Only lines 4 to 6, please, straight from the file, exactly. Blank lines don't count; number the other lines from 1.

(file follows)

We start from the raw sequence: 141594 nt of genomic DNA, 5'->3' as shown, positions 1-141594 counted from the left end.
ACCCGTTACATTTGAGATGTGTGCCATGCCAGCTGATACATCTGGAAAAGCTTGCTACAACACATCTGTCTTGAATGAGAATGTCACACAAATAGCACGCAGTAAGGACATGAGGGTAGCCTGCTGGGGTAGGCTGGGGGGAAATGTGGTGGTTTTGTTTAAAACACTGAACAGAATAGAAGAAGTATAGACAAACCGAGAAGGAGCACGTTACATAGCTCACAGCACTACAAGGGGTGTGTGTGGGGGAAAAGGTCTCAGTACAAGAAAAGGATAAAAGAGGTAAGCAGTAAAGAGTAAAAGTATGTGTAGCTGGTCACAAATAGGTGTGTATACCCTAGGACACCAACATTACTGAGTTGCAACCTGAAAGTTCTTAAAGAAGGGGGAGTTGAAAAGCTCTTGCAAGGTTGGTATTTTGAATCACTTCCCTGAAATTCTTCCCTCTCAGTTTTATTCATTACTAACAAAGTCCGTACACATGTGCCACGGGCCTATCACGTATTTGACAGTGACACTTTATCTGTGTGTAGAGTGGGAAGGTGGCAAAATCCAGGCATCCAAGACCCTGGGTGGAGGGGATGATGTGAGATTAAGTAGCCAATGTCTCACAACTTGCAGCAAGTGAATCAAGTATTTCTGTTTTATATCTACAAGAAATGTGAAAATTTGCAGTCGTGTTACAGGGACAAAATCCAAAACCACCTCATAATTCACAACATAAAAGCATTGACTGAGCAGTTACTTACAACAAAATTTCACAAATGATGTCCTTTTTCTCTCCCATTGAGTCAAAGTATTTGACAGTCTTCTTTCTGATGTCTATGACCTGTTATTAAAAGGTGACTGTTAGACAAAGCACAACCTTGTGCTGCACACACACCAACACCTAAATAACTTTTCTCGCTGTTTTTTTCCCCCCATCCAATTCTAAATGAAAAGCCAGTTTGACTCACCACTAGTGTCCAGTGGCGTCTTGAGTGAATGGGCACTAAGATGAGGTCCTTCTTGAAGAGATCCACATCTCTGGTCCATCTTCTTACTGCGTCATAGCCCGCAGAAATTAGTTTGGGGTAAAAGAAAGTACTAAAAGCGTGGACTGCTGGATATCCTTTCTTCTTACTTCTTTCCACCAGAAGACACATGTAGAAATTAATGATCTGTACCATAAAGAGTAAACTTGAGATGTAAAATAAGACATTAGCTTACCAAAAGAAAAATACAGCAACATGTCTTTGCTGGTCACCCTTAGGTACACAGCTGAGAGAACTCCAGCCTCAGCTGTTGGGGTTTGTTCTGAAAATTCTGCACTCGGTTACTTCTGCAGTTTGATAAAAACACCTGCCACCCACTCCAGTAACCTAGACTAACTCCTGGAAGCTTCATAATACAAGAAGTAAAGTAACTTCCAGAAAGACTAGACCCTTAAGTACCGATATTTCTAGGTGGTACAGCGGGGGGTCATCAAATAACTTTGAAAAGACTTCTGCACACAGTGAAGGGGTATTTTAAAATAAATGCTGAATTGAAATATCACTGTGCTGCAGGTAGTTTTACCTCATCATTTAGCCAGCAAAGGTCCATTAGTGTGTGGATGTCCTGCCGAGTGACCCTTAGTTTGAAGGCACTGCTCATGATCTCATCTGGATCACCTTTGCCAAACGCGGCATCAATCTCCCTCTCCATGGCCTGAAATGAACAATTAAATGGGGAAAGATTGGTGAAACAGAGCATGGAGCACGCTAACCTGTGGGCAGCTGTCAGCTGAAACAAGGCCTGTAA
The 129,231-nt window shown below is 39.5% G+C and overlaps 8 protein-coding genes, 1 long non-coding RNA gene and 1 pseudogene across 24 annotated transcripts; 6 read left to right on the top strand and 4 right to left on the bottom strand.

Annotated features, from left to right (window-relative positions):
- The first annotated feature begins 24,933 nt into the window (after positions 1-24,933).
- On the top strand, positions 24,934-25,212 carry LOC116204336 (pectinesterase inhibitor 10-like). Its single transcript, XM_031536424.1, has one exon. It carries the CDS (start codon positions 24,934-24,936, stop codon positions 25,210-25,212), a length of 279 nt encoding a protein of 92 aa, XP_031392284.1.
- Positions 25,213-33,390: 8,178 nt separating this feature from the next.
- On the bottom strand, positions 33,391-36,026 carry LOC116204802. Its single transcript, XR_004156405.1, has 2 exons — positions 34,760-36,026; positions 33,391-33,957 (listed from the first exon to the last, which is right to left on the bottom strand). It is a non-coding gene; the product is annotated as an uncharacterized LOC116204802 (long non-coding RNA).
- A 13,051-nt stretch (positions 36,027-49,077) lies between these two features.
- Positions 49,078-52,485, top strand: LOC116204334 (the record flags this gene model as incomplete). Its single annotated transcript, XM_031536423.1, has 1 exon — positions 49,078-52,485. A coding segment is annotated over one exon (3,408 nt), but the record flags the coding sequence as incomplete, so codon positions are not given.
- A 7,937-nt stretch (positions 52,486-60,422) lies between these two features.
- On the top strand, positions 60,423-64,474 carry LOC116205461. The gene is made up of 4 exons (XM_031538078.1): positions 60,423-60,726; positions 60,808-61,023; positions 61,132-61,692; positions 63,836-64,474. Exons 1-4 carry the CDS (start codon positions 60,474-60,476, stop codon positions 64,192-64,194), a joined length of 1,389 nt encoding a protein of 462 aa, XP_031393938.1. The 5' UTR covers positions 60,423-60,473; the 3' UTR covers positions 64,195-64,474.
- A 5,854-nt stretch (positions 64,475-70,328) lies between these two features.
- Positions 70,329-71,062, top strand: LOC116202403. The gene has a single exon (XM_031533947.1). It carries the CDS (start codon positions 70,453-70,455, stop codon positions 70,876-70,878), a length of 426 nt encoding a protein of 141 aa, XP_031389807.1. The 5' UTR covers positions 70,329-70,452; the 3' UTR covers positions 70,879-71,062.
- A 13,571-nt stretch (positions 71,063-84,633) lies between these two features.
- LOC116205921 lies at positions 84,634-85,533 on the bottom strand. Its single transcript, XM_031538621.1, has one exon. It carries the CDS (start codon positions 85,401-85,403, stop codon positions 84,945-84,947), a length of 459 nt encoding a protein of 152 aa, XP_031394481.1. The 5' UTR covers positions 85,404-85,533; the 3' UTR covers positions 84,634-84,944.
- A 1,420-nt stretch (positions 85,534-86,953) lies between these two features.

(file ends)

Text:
Annotated features, from left to right (window-relative positions):
- The first annotated feature begins 24,933 nt into the window (after positions 1-24,933).
- On the top strand, positions 24,934-25,212 carry LOC116204336 (pectinesterase inhibitor 10-like). Its single transcript, XM_031536424.1, has one exon. It carries the CDS (start codon positions 24,934-24,936, stop codon positions 25,210-25,212), a length of 279 nt encoding a protein of 92 aa, XP_031392284.1.